How often does a wine merchant become a bestselling author and thwart one of world history's most notorious villains? Such was the unlikely career of Dennis Wheatley, the author who dazzled readers with thrilling tales of intrigue. He would later use those same magnificent storytelling skills to weave a plot even Hitler couldn't ignore.
Englishman Dennis Wheatley was born on January 8, 1897 to a family of wine merchants. From 1908 to 1912, he worked as a cadet on the HMS Worcester, and a year later, he spent time abroad learning about wine making. At the age of 17, in 1914, he was sent to Cambrai, St. Quentin and Passchendaele to fight in World War I.
During the war, Wheatley suffered from pneumonia and bronchitis, which left his lungs weak. After a gas attack in May of 1918, he was sent home an invalid. By the time Wheatly had recovered, the war was over and he returned to his family’s wine business which he took over after his father’s passing. The business took a sharp turn for the worse with the failing economy and he was forced to sell it. With encouragement from his wife, he set out to begin his first murder mystery novel. His novels continued to gain popularity and by the end of the 1930's, he was a best-selling author.
His bestselling series told the story of Gregory Sallust, a master of disguise, equipped with endless knowledge—he was well versed in military science, spoke fluent German, and was endlessly charming. He was the James Bond of his time, wooing women and singlehandedly defeating the Germans. Wheatley's works would certainly influence Ian Fleming, who drew upon the character of Sallust when he created 007.
In May, 1940, Wheatley was commissioned to write ‘War Papers’ on strategic aspects of war, and by December of 1941, he was re-commissioned. He was the only civilian recruited to Winston Churchill’s Joint Planning Staff. World War II was underway, Wheatley's job was to deceive Hitler. He was commanded to devise a plan and a cover story believable enough to distract Axis forces.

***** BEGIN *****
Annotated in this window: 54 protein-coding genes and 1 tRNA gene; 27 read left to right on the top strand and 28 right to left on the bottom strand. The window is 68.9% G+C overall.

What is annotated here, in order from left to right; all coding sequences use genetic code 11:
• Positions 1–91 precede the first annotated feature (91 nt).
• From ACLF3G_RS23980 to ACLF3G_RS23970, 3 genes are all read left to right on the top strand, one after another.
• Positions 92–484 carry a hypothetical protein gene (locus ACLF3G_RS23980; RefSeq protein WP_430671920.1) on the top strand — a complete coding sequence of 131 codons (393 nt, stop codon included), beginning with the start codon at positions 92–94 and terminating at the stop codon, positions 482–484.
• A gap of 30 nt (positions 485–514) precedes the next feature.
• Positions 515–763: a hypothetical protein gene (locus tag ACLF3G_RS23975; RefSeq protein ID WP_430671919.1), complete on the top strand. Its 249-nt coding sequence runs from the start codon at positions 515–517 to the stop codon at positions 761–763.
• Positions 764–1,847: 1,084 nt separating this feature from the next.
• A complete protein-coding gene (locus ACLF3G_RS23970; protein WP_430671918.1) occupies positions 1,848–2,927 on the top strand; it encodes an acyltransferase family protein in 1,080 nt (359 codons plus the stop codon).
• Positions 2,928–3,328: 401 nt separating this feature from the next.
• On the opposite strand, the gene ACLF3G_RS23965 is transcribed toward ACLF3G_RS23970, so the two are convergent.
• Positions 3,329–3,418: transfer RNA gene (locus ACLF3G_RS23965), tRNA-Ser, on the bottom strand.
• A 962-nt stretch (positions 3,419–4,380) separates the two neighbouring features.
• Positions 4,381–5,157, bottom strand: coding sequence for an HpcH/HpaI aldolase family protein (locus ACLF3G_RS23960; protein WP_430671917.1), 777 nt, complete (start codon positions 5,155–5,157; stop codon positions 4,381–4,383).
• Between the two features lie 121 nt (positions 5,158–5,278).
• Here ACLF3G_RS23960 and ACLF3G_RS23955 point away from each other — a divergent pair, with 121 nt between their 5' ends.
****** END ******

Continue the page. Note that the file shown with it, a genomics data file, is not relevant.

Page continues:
Wheatley's first master plan was to get the Germans to believe that Britain was invading Norway. He leaked messages stating that Scottish troops were to be given Arctic clothing, Norwegian translators and maps, and briefed on mountain warfare techniques. His plan was successful: Hitler sent an extra 50,000 troops to Norway to fight an imaginary battle.
Despite all of Wheatley’s astounding contributions to the war effort, his greatest feat was Operation Bodyguard. His task: make Hitler believe that the attack on the beaches of Normandy was a cover up, while the Allied Powers were really going to send a million men to attack on Pas de Calais. Needless to say, Wheatley yet again succeeded. His narrative was so convincing that Axis troops remained in Pas de Calais weeks after D-Day, waiting for this invasion.
World War II was unarguably won by the Allied powers due to the amount of intelligence they gained through double-agents and the cracking of the German Enigma Ciphers. With the interception of communication, Wheatley was able to feed the lies Hitler already believed to be true. Much like he did in his novels, Wheatley tantalized his audience with pieces of information and led them to draw their own conclusions with the provided ideals.
Although his book sales rocketed at the time of publication, Wheatley’s novels are widely unnoticed today. Regardless of his absence on the bestseller list, the stories he wrote in Churchill’s bunker will live on forever.
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